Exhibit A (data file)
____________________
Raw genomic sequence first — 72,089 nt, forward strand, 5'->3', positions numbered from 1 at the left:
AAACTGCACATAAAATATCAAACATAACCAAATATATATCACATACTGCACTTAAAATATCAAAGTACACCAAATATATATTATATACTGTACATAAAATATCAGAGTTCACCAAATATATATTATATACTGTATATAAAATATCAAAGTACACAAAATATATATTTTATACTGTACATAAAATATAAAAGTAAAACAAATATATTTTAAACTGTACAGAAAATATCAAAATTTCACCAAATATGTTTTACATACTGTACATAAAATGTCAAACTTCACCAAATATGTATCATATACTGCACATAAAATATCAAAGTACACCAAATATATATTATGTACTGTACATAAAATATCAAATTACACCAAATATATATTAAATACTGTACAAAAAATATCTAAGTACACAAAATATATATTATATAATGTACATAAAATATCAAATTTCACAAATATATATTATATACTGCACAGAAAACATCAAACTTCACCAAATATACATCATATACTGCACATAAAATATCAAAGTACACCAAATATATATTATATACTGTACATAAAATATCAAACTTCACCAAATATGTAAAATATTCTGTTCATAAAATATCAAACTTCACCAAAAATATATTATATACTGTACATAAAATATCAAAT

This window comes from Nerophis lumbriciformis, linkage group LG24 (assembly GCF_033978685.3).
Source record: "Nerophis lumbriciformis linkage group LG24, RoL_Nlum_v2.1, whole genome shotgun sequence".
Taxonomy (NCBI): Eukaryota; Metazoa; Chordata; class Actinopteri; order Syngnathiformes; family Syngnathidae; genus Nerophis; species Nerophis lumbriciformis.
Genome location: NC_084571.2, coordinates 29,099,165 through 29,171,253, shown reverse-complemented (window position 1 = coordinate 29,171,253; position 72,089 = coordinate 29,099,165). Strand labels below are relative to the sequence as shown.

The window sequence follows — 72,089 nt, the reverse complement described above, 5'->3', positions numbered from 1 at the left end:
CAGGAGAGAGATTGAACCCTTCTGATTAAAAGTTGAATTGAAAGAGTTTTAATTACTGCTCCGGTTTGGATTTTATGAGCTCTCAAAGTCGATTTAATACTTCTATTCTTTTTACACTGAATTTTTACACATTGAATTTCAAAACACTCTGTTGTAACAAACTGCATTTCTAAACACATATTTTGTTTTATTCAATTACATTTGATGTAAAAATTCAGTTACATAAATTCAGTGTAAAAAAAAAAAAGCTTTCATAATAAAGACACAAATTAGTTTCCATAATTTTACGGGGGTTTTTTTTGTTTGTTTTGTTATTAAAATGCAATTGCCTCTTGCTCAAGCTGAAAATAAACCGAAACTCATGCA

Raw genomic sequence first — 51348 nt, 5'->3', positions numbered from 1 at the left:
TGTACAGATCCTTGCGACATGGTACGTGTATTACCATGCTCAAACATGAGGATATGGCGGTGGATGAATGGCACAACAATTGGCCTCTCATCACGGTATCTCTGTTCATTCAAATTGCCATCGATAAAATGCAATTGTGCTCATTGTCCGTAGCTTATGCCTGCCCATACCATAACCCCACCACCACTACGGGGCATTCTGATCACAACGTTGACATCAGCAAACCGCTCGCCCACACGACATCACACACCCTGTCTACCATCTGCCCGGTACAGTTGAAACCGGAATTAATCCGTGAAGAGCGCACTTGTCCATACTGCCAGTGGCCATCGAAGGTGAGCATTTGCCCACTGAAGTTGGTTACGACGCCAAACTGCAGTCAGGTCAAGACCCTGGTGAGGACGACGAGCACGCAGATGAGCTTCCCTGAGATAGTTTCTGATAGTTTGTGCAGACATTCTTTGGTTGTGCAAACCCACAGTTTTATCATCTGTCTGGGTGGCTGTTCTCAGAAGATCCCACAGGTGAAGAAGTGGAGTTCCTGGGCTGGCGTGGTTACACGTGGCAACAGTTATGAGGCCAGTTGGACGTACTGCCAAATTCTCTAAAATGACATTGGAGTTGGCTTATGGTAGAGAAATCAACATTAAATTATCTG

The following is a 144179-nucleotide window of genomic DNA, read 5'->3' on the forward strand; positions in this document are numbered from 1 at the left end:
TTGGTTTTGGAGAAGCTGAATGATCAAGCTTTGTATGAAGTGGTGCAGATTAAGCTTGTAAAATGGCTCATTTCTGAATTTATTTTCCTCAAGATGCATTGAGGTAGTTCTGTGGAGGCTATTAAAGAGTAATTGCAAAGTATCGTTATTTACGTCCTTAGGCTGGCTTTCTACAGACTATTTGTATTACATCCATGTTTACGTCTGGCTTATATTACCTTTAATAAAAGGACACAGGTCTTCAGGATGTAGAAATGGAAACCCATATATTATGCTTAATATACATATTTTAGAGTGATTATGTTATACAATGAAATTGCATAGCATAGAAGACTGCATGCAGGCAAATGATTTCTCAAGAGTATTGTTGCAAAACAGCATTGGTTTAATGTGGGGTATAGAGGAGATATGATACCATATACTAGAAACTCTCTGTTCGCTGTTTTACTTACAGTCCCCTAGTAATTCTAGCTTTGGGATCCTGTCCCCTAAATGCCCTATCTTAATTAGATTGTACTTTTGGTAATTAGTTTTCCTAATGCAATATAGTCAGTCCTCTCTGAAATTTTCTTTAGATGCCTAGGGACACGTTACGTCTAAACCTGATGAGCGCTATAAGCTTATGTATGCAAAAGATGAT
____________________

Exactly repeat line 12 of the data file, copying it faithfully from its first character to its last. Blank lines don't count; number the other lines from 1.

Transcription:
TTGGTTTTGGAGAAGCTGAATGATCAAGCTTTGTATGAAGTGGTGCAGATTAAGCTTGTAAAATGGCTCATTTCTGAATTTATTTTCCTCAAGATGCATTGAGGTAGTTCTGTGGAGGCTATTAAAGAGTAATTGCAAAGTATCGTTATTTACGTCCTTAGGCTGGCTTTCTACAGACTATTTGTATTACATCCATGTTTACGTCTGGCTTATATTACCTTTAATAAAAGGACACAGGTCTTCAGGATGTAGAAATGGAAACCCATATATTATGCTTAATATACATATTTTAGAGTGATTATGTTATACAATGAAATTGCATAGCATAGAAGACTGCATGCAGGCAAATGATTTCTCAAGAGTATTGTTGCAAAACAGCATTGGTTTAATGTGGGGTATAGAGGAGATATGATACCATATACTAGAAACTCTCTGTTCGCTGTTTTACTTACAGTCCCCTAGTAATTCTAGCTTTGGGATCCTGTCCCCTAAATGCCCTATCTTAATTAGATTGTACTTTTGGTAATTAGTTTTCCTAATGCAATATAGTCAGTCCTCTCTGAAATTTTCTTTAGATGCCTAGGGACACGTTACGTCTAAACCTGATGAGCGCTATAAGCTTATGTATGCAAAAGATGAT